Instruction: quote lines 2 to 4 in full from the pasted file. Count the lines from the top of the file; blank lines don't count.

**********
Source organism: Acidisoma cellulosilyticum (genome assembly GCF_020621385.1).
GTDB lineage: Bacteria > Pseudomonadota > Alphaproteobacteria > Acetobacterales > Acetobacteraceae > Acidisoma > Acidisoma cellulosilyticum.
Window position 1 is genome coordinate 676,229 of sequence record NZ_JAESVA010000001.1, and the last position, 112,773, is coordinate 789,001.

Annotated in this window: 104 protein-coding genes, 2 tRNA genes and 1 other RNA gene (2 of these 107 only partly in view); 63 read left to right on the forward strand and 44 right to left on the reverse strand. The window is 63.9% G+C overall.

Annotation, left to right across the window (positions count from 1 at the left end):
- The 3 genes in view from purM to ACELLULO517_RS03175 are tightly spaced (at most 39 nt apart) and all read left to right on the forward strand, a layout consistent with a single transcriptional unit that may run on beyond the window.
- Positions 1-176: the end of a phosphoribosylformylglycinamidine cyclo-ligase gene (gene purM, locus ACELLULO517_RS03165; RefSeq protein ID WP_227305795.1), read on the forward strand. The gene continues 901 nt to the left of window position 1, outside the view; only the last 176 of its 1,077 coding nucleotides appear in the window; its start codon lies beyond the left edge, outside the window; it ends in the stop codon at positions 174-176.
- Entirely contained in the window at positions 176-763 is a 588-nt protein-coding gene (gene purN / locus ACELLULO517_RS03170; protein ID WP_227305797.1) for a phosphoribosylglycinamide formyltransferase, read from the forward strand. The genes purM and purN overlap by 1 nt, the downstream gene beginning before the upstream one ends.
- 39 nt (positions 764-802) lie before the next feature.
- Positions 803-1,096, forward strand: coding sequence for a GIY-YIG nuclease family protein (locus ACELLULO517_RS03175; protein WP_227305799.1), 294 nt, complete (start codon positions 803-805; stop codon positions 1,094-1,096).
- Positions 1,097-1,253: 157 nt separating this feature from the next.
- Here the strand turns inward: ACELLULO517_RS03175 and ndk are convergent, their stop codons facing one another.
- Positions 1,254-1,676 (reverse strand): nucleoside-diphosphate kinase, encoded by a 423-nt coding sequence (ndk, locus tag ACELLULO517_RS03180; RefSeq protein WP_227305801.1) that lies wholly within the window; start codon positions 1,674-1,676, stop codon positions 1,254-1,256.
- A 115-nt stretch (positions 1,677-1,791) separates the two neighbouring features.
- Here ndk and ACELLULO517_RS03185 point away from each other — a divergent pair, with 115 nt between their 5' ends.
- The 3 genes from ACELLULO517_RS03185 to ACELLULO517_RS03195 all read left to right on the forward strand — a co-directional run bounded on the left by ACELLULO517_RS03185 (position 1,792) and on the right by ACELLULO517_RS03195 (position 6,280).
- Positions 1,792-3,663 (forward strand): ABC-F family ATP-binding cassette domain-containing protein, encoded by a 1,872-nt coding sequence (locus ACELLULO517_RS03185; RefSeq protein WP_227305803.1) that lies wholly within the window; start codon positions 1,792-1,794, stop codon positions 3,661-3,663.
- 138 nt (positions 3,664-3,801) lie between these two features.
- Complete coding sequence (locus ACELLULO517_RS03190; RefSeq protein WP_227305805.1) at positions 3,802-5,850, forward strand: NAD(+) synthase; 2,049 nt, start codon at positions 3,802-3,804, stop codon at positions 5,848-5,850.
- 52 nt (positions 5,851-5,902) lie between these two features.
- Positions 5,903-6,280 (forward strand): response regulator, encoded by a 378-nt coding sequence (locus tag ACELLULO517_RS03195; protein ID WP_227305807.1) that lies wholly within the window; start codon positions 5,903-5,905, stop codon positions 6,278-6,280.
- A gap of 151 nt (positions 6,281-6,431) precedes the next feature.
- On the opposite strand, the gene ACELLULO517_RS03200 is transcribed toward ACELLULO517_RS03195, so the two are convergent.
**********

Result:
GTDB lineage: Bacteria > Pseudomonadota > Alphaproteobacteria > Acetobacterales > Acetobacteraceae > Acidisoma > Acidisoma cellulosilyticum.
Window position 1 is genome coordinate 676,229 of sequence record NZ_JAESVA010000001.1, and the last position, 112,773, is coordinate 789,001.

Annotated in this window: 104 protein-coding genes, 2 tRNA genes and 1 other RNA gene (2 of these 107 only partly in view); 63 read left to right on the forward strand and 44 right to left on the reverse strand. The window is 63.9% G+C overall.